Mehbooba Mufti urges India, Pakistan to talk, take steps to deescalate tension

"We in state yearn for peace as we have been suffering immensely because of the hostility and violence in the region," J&K Chief Minister said.

Written by Mir Ehsan | Srinagar | Published: November 2, 2016 5:16:14 am
Srinagar: Jammu and Kashmir Chief Minister Mehbooba Mufti addresses at the Police Commemoration Day parade at Armed Police Complex Zewan on the outskirts of Srinagar on Friday. PTI Photo by S Irfan(PTI10_21_2016_000215A) Jammu and Kashmir Chief Minister Mehbooba Mufti. PTI Photo

As the death toll due to crossfiring on the Line of Control and the border continues to mount, Jammu and Kashmir Chief Minister Mehbooba Mufti on Tuesday urged India and Pakistan to open channels of communication and take steps to deescalate the situation.

“I am pained over the fresh spate of civilian killings, including children and women, in border shelling and urge the political leadership in New Delhi and Islamabad to take effective and urgent measures to de-escalate the situation and bring an end to the miseries of the hapless people of the state who are caught in the deadly crossfire,” Mehbooba said.

She added: “We in state yearn for peace as we have been suffering immensely because of the hostility and violence in the region and know very well its dangers and perilous consequences.”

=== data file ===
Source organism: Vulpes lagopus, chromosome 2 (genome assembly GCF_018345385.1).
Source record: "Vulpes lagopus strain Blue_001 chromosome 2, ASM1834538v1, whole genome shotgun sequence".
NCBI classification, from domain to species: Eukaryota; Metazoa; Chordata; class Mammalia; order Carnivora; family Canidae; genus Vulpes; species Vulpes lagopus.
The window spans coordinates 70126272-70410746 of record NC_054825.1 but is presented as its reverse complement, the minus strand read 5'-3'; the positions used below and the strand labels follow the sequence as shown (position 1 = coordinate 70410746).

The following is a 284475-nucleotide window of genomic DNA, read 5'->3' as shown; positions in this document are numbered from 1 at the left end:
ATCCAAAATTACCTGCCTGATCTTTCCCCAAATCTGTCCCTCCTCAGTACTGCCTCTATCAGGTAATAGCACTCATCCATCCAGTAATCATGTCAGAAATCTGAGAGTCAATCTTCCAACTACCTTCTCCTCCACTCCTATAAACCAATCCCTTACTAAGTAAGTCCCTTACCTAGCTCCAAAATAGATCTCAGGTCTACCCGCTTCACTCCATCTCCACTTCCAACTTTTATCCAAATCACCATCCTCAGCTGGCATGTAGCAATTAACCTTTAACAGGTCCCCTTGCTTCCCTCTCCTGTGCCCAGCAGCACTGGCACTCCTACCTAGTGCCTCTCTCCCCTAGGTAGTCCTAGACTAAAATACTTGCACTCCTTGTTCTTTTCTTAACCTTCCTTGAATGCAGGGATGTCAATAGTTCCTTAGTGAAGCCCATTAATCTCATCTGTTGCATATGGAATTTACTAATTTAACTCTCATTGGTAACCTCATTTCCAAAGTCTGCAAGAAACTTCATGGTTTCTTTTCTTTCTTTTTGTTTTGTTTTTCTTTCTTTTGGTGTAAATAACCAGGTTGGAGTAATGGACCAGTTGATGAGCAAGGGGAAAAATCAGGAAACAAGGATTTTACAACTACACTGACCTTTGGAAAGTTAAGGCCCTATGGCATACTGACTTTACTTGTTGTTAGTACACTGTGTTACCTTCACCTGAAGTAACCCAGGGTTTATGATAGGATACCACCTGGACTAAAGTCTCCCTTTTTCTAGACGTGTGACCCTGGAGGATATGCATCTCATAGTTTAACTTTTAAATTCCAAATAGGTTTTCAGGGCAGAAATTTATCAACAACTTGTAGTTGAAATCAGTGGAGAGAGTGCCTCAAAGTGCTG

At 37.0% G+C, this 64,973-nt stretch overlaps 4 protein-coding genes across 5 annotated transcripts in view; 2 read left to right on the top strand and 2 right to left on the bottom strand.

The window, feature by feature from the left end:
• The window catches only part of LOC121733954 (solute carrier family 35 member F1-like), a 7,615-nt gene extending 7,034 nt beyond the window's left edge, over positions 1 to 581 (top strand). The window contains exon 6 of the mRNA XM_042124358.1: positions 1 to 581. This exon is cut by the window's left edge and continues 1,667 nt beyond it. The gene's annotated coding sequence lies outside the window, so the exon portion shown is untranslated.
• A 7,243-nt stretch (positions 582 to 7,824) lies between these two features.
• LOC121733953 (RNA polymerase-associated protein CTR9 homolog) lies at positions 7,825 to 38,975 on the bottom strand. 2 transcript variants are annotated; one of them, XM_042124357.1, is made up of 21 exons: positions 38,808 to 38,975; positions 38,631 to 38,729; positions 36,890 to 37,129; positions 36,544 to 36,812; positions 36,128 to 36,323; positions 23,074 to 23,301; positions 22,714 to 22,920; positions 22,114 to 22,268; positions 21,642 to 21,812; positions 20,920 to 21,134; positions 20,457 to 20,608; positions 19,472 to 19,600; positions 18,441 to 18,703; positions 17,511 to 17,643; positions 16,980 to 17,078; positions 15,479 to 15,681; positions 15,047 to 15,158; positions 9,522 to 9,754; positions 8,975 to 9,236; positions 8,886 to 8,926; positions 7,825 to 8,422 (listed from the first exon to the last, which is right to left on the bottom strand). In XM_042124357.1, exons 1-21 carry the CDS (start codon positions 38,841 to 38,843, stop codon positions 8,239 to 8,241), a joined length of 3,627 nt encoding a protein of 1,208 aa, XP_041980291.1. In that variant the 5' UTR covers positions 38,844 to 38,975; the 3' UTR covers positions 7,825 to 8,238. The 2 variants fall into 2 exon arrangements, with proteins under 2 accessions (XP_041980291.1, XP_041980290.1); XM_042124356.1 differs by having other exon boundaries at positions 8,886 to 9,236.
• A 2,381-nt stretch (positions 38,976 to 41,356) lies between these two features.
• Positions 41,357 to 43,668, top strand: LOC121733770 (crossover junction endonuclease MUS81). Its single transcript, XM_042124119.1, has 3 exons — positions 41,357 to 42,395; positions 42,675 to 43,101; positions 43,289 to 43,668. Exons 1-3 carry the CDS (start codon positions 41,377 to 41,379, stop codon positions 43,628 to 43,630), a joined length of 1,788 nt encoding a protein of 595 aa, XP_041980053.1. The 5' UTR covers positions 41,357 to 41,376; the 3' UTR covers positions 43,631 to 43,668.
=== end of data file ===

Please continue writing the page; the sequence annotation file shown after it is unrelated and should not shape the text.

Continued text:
Mehbooba said India and Pakistan must open channels of communication at the earliest. “The escalation of violence along the borders and LoC should keep reminding India and Pakistan of the inevitability of sitting across the table to find a peaceful, just and pragmatic solution to all the contentious issues,” she said.

Stating that wars across the world have resulted in destruction of once prosperous countries and annihilation of cultures, the Jammu and Kashmir CM said it is the responsibility of the political leadership in India and Pakistan to save the region from such a scenario. “Whatever be the reasons for hardening of stances and attempts by the vested interests to subvert the peace process, there is no substitute to the reconciliatory policy which was started in 2003 and had worked so well.

She also called for serious efforts from political parties and the civil society to revive the peace and reconciliation process for the larger good of the people. “The senseless violence is the common enemy of the people in both India and Pakistan as the bloodshed has devoured their lives over the years,” she said.

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